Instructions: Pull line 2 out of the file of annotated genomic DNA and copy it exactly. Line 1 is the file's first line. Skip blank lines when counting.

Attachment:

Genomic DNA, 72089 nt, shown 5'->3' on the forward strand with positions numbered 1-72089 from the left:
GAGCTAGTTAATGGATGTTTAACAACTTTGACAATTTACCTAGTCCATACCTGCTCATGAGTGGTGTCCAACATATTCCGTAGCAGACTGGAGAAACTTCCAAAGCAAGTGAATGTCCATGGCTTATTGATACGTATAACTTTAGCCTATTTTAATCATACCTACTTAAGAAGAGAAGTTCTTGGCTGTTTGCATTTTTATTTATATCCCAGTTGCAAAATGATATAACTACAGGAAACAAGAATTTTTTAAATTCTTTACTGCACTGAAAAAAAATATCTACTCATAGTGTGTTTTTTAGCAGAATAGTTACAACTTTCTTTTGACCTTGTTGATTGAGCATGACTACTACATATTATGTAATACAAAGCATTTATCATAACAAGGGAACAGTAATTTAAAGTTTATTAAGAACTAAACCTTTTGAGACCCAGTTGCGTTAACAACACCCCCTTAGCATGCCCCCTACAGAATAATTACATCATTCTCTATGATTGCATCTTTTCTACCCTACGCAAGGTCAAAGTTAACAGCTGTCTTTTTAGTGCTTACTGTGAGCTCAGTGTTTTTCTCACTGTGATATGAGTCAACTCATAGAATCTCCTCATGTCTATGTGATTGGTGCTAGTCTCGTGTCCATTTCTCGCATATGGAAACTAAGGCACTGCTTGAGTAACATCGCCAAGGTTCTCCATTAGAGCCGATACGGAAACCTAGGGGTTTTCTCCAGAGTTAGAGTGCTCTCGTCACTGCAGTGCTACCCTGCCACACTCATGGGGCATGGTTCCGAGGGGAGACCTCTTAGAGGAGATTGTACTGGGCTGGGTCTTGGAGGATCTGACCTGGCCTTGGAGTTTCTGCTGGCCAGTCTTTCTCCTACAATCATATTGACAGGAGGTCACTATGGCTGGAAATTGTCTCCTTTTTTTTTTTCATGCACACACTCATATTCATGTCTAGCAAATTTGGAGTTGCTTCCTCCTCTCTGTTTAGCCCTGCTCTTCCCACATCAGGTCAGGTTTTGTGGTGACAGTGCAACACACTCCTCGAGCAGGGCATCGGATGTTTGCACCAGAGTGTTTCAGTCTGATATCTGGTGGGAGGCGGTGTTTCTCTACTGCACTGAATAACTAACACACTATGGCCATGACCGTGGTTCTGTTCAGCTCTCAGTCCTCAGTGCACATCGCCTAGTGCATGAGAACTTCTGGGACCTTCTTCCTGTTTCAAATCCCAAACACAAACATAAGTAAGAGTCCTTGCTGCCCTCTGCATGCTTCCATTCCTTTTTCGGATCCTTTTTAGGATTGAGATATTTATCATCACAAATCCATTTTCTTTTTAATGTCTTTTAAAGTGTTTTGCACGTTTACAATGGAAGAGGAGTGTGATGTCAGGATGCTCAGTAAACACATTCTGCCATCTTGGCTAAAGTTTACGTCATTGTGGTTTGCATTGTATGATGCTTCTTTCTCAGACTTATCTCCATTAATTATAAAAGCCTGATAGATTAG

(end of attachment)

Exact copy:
GAGCTAGTTAATGGATGTTTAACAACTTTGACAATTTACCTAGTCCATACCTGCTCATGAGTGGTGTCCAACATATTCCGTAGCAGACTGGAGAAACTTCCAAAGCAAGTGAATGTCCATGGCTTATTGATACGTATAACTTTAGCCTATTTTAATCATACCTACTTAAGAAGAGAAGTTCTTGGCTGTTTGCATTTTTATTTATATCCCAGTTGCAAAATGATATAACTACAGGAAACAAGAATTTTTTAAATTCTTTACTGCACTGAAAAAAAATATCTACTCATAGTGTGTTTTTTAGCAGAATAGTTACAACTTTCTTTTGACCTTGTTGATTGAGCATGACTACTACATATTATGTAATACAAAGCATTTATCATAACAAGGGAACAGTAATTTAAAGTTTATTAAGAACTAAACCTTTTGAGACCCAGTTGCGTTAACAACACCCCCTTAGCATGCCCCCTACAGAATAATTACATCATTCTCTATGATTGCATCTTTTCTACCCTACGCAAGGTCAAAGTTAACAGCTGTCTTTTTAGTGCTTACTGTGAGCTCAGTGTTTTTCTCACTGTGATATGAGTCAACTCATAGAATCTCCTCATGTCTATGTGATTGGTGCTAGTCTCGTGTCCATTTCTCGCATATGGAAACTAAGGCACTGCTTGAGTAACATCGCCAAGGTTCTCCATTAGAGCCGATACGGAAACCTAGGGGTTTTCTCCAGAGTTAGAGTGCTCTCGTCACTGCAGTGCTACCCTGCCACACTCATGGGGCATGGTTCCGAGGGGAGACCTCTTAGAGGAGATTGTACTGGGCTGGGTCTTGGAGGATCTGACCTGGCCTTGGAGTTTCTGCTGGCCAGTCTTTCTCCTACAATCATATTGACAGGAGGTCACTATGGCTGGAAATTGTCTCCTTTTTTTTTTTCATGCACACACTCATATTCATGTCTAGCAAATTTGGAGTTGCTTCCTCCTCTCTGTTTAGCCCTGCTCTTCCCACATCAGGTCAGGTTTTGTGGTGACAGTGCAACACACTCCTCGAGCAGGGCATCGGATGTTTGCACCAGAGTGTTTCAGTCTGATATCTGGTGGGAGGCGGTGTTTCTCTACTGCACTGAATAACTAACACACTATGGCCATGACCGTGGTTCTGTTCAGCTCTCAGTCCTCAGTGCACATCGCCTAGTGCATGAGAACTTCTGGGACCTTCTTCCTGTTTCAAATCCCAAACACAAACATAAGTAAGAGTCCTTGCTGCCCTCTGCATGCTTCCATTCCTTTTTCGGATCCTTTTTAGGATTGAGATATTTATCATCACAAATCCATTTTCTTTTTAATGTCTTTTAAAGTGTTTTGCACGTTTACAATGGAAGAGGAGTGTGATGTCAGGATGCTCAGTAAACACATTCTGCCATCTTGGCTAAAGTTTACGTCATTGTGGTTTGCATTGTATGATGCTTCTTTCTCAGACTTATCTCCATTAATTATAAAAGCCTGATAGATTAG